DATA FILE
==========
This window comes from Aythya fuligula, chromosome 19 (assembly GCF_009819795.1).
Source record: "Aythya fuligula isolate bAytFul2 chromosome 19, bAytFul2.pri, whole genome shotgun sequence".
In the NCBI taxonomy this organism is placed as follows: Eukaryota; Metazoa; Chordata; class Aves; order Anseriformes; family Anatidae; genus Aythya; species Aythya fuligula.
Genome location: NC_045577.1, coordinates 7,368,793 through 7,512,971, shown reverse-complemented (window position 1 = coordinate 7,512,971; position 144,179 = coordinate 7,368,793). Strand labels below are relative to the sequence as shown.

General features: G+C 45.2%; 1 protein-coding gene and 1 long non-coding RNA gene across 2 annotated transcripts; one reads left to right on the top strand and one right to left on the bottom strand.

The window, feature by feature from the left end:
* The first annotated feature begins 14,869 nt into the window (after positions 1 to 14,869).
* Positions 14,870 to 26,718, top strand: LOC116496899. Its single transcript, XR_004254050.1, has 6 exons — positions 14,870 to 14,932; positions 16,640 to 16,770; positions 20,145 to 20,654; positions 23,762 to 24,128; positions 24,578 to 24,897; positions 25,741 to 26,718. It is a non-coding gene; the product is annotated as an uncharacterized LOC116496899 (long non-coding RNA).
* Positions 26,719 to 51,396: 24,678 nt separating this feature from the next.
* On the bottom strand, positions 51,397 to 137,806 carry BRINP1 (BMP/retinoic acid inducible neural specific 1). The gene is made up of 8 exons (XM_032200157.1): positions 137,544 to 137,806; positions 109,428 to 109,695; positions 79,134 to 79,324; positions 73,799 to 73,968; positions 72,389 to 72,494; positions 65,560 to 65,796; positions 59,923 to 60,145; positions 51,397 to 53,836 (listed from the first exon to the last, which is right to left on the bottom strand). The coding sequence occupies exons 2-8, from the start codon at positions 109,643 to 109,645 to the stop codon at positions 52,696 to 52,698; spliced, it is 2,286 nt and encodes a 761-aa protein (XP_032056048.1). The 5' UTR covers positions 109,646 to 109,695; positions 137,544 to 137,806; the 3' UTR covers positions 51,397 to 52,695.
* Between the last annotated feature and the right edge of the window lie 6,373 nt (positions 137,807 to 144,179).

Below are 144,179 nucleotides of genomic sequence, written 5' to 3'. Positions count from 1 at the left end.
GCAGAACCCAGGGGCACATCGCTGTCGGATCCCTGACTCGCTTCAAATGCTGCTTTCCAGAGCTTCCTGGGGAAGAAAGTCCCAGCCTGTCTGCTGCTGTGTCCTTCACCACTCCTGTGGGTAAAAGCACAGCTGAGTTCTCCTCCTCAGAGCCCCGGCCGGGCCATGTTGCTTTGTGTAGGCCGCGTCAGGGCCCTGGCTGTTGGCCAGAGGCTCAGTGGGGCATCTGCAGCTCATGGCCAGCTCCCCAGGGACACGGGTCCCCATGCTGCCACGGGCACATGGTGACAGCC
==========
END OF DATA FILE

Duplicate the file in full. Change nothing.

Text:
This window comes from Aythya fuligula, chromosome 19 (assembly GCF_009819795.1).
Source record: "Aythya fuligula isolate bAytFul2 chromosome 19, bAytFul2.pri, whole genome shotgun sequence".
In the NCBI taxonomy this organism is placed as follows: Eukaryota; Metazoa; Chordata; class Aves; order Anseriformes; family Anatidae; genus Aythya; species Aythya fuligula.
Genome location: NC_045577.1, coordinates 7,368,793 through 7,512,971, shown reverse-complemented (window position 1 = coordinate 7,512,971; position 144,179 = coordinate 7,368,793). Strand labels below are relative to the sequence as shown.

General features: G+C 45.2%; 1 protein-coding gene and 1 long non-coding RNA gene across 2 annotated transcripts; one reads left to right on the top strand and one right to left on the bottom strand.

The window, feature by feature from the left end:
* The first annotated feature begins 14,869 nt into the window (after positions 1 to 14,869).
* Positions 14,870 to 26,718, top strand: LOC116496899. Its single transcript, XR_004254050.1, has 6 exons — positions 14,870 to 14,932; positions 16,640 to 16,770; positions 20,145 to 20,654; positions 23,762 to 24,128; positions 24,578 to 24,897; positions 25,741 to 26,718. It is a non-coding gene; the product is annotated as an uncharacterized LOC116496899 (long non-coding RNA).
* Positions 26,719 to 51,396: 24,678 nt separating this feature from the next.
* On the bottom strand, positions 51,397 to 137,806 carry BRINP1 (BMP/retinoic acid inducible neural specific 1). The gene is made up of 8 exons (XM_032200157.1): positions 137,544 to 137,806; positions 109,428 to 109,695; positions 79,134 to 79,324; positions 73,799 to 73,968; positions 72,389 to 72,494; positions 65,560 to 65,796; positions 59,923 to 60,145; positions 51,397 to 53,836 (listed from the first exon to the last, which is right to left on the bottom strand). The coding sequence occupies exons 2-8, from the start codon at positions 109,643 to 109,645 to the stop codon at positions 52,696 to 52,698; spliced, it is 2,286 nt and encodes a 761-aa protein (XP_032056048.1). The 5' UTR covers positions 109,646 to 109,695; positions 137,544 to 137,806; the 3' UTR covers positions 51,397 to 52,695.
* Between the last annotated feature and the right edge of the window lie 6,373 nt (positions 137,807 to 144,179).

Below are 144,179 nucleotides of genomic sequence, written 5' to 3'. Positions count from 1 at the left end.
GCAGAACCCAGGGGCACATCGCTGTCGGATCCCTGACTCGCTTCAAATGCTGCTTTCCAGAGCTTCCTGGGGAAGAAAGTCCCAGCCTGTCTGCTGCTGTGTCCTTCACCACTCCTGTGGGTAAAAGCACAGCTGAGTTCTCCTCCTCAGAGCCCCGGCCGGGCCATGTTGCTTTGTGTAGGCCGCGTCAGGGCCCTGGCTGTTGGCCAGAGGCTCAGTGGGGCATCTGCAGCTCATGGCCAGCTCCCCAGGGACACGGGTCCCCATGCTGCCACGGGCACATGGTGACAGCC